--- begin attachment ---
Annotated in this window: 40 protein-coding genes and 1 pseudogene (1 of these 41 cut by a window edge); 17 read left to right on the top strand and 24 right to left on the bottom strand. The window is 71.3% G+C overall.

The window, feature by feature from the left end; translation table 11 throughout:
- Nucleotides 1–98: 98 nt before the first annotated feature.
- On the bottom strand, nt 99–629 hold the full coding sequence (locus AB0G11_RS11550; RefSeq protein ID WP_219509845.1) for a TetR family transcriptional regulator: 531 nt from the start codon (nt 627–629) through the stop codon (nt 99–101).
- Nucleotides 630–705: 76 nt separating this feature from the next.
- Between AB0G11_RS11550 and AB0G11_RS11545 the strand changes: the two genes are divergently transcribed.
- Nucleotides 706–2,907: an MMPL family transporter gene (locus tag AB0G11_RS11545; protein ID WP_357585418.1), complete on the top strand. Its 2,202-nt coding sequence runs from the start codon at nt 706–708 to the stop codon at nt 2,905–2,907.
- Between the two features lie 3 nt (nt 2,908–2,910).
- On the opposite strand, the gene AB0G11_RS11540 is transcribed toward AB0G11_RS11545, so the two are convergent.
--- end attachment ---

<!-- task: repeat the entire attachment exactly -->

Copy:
Annotated in this window: 40 protein-coding genes and 1 pseudogene (1 of these 41 cut by a window edge); 17 read left to right on the top strand and 24 right to left on the bottom strand. The window is 71.3% G+C overall.

The window, feature by feature from the left end; translation table 11 throughout:
- Nucleotides 1–98: 98 nt before the first annotated feature.
- On the bottom strand, nt 99–629 hold the full coding sequence (locus AB0G11_RS11550; RefSeq protein ID WP_219509845.1) for a TetR family transcriptional regulator: 531 nt from the start codon (nt 627–629) through the stop codon (nt 99–101).
- Nucleotides 630–705: 76 nt separating this feature from the next.
- Between AB0G11_RS11550 and AB0G11_RS11545 the strand changes: the two genes are divergently transcribed.
- Nucleotides 706–2,907: an MMPL family transporter gene (locus tag AB0G11_RS11545; protein ID WP_357585418.1), complete on the top strand. Its 2,202-nt coding sequence runs from the start codon at nt 706–708 to the stop codon at nt 2,905–2,907.
- Between the two features lie 3 nt (nt 2,908–2,910).
- On the opposite strand, the gene AB0G11_RS11540 is transcribed toward AB0G11_RS11545, so the two are convergent.